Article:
L’indagine scientifica e la ricerca di laboratorio hanno consentito di esplorare sempre più a fondo le frazioni della parte saponificabile e insaponificabile dell’olio portando alla luce tanti componenti preziosi per la preparazione di tanti prodotti.

Un viaggio all’interno di una goccia d’olio ci consente di evidenziare i nomi e la struttura chimica di tanti componenti che risultano preziosi alleati per la nostra pelle e per la nostra nutrizione.

Non solo olio, ma estratti da foglie e da altri residui di lavorazione della filiera sono sempre più da esplorare per produrre cibi e cosmetici naturali sempre utili per il futuro dell’uomo.

10:30 - 10:50

Cosmetic Packaging: Interactions and Risk assessment

Gli imballaggi sottoposti a matrici complesse quali quelle cosmetiche possono interagire con soluzioni, creme e sospensioni confezionate, originando sostanze inizialmente non presenti né negli imballi né nei cosmetici.

I simulanti degli alimenti non sempre rappresentano in maniera esaustiva le proprietà chimico fisiche delle matrici cosmetiche, in quanto la tecnologia cosmetica comporta l’utilizzo di composti ed elementi sovente maggiormente aggressivi di quelli contenuti negli alimenti, e dotati di differente alcalinità e potere riducente/ossidante.

Lo studio presentato è mirato ad evidenziare tali differenze, e a valutare la degradazione di componenti, monomeri ed additivi del packaging una volta posti in contatto con le matrici cosmetiche.

10:50 - 11:10

The assessement of packaging security: analitycal approaches. State of art

La relazione illustra uno studio innovativo, condiviso fra i vari laboratorio partecipanti, aziende cosmetiche e fornitori di packaging, che ha l’obiettivo di portare alla messa a punto di metodi destinati all’attività di testing su materiali destinati a contenere matrici cosmetiche, soprattutto considerando cosmetici con caratteristiche decisamente diverse dagli alimenti e quindi dei simulanti alimentari utilizzati per la valutazione della conformità dei materiali destinati al contatto con gli alimenti, stabilendo un approccio univoco fra produttori di packaging e produttori di cosmetici e partendo da una metodologia di studio e una valutazione del rischio simile a quella utilizzata per i MOCA.

The speech illustrates an innovative study shared between laboratories, cosmetic companies and packaging suppliers, which aims to bring about the development of methods for testing on materials intended to contain cosmetic matrices, expecially because cosmetics often have different characteristics from food and food simulants used to assess the conformity of materials intended for contact with food, by establishing a unique approach between packaging manufacturers and cosmetic producers and starting from a methodology of study and evaluation of the risk similar to risk assessment for MOCA.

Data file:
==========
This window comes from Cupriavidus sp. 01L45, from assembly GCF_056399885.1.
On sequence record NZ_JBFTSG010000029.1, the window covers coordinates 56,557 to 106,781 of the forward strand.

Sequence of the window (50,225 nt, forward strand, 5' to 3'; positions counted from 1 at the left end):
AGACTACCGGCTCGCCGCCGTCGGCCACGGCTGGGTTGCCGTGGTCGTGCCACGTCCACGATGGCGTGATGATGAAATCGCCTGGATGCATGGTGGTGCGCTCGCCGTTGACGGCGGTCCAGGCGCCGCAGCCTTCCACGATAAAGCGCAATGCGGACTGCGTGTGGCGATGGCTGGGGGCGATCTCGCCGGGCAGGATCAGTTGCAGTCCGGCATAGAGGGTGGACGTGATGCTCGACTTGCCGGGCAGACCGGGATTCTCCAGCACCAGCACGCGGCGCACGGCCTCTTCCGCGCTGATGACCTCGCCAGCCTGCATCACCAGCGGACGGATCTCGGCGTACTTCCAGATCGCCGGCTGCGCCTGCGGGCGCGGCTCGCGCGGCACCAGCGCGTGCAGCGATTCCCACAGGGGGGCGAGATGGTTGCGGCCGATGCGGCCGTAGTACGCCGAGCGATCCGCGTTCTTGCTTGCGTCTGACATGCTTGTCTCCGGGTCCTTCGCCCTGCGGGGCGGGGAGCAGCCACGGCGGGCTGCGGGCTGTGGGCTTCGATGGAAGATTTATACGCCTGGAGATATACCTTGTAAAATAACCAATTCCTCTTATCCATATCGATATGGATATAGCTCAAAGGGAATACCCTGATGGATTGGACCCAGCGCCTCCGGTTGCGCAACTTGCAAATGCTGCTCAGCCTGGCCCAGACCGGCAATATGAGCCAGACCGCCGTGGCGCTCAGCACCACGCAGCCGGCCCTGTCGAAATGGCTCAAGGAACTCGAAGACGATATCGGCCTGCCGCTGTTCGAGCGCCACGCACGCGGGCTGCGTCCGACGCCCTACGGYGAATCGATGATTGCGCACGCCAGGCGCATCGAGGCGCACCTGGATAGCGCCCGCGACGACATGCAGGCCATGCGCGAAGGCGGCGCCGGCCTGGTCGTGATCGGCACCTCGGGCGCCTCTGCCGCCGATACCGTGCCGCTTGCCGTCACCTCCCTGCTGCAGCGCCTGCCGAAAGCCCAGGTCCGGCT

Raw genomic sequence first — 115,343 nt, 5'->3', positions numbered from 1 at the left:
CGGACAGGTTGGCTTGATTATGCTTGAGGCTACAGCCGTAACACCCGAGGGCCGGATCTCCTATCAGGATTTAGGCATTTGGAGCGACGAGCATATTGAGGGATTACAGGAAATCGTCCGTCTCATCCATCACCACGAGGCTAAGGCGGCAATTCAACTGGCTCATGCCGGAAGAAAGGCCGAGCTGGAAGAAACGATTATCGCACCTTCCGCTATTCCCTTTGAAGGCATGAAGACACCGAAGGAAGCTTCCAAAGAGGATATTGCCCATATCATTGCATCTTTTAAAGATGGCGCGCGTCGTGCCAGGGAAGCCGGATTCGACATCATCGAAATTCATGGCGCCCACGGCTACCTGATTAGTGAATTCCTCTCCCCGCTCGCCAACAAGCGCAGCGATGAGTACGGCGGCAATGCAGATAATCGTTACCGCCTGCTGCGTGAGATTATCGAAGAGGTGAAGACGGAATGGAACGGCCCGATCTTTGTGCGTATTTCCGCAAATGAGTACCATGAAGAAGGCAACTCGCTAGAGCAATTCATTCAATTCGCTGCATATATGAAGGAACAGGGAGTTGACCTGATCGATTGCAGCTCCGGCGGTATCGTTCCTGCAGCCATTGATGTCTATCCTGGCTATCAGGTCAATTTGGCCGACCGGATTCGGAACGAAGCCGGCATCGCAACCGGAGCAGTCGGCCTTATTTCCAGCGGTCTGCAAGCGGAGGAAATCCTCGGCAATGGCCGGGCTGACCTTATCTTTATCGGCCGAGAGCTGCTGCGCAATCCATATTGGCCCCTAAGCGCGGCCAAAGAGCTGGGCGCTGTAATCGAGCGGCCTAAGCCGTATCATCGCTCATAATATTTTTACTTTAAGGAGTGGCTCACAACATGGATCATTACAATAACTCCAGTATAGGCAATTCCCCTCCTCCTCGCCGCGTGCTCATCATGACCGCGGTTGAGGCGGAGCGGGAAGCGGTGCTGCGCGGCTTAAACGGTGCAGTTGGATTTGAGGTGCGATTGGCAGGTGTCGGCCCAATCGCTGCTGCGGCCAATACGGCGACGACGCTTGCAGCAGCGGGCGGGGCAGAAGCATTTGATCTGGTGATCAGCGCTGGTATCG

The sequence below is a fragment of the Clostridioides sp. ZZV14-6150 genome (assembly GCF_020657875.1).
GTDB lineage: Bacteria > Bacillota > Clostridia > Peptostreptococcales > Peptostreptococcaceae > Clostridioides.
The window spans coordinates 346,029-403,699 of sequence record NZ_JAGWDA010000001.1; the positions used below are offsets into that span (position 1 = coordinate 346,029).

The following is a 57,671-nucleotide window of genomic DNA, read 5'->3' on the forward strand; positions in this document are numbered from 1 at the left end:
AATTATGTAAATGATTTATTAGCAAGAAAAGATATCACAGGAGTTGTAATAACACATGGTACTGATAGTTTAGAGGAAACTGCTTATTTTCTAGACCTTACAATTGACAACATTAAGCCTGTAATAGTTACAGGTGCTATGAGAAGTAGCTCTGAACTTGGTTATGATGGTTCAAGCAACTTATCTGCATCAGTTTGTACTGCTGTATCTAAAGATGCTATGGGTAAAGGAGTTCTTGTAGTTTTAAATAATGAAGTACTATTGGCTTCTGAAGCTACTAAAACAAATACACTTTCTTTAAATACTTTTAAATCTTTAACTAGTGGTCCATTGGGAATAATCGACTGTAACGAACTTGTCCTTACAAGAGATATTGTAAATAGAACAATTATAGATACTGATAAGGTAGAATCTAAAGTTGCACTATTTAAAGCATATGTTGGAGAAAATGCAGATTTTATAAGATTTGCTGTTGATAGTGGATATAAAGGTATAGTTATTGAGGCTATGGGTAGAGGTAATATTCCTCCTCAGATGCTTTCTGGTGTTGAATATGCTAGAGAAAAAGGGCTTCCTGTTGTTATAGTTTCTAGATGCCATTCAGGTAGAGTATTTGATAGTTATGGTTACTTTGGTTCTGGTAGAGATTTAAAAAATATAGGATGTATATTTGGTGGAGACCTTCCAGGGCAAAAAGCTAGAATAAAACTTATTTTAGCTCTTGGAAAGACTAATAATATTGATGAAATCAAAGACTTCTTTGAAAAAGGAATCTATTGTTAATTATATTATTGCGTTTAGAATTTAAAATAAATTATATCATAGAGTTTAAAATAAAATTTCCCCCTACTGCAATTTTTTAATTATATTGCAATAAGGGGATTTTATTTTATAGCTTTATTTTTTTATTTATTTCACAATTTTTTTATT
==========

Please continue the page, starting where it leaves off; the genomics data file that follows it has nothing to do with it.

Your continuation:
11:30 - 12:00

Efficacy evaluation in oral care applications: In vitro and In vivo approaches

The in vitro and in vivo methods used to investigate the efficacy of the mouthwash formulation produced similar and consistent results. The experimental model used is an important tool in the search for new technologies. Our preliminary experimental data confirm the possibility of achieving promising effect using a mouthwash. The formulation tested demonstrated significant results, in vitro and in vivo, versus the baseline and versus the placebo.

12:00 - 12:30

Preserving Cosmetics in the Future

The availability of a sufficient palette of effective preservatives is an increasingly important topic for formulators of cosmetic products. The presentation will discuss what actions industry is taking and can take to ensure the ongoing availability of essential preservatives, the role that multifuctional ingredients may play, and how products can continue to be effectively preserved in the future.

12:30 - 13:00

Overvew on microplastics in Europe and Worldwide

Microplastics represents today a hot topic of discussion under different scopes, particularly because of their environmental impact after disposal of the product that contain them. Within a legislative situation where only at national level there are specific rules, European Commission is acting in order to harmonize the microplastic topic in different markets, trying to evaluate the best measure in line with the effective environmental and social risks of using or banning them from the market. Cosmetics is today one of the most under discussion, where important instructions are expected from ECHA for beginning 2019. In line with Europe, also the rest of the World is looking deeply in this topic, with important scientific research in specific geographical areas, and with precise legislative measures. EFfCI, European Federation for Cosmetic Ingredients, is following step by step the topic, actively participating into discussion with the Institutions and representing the companies.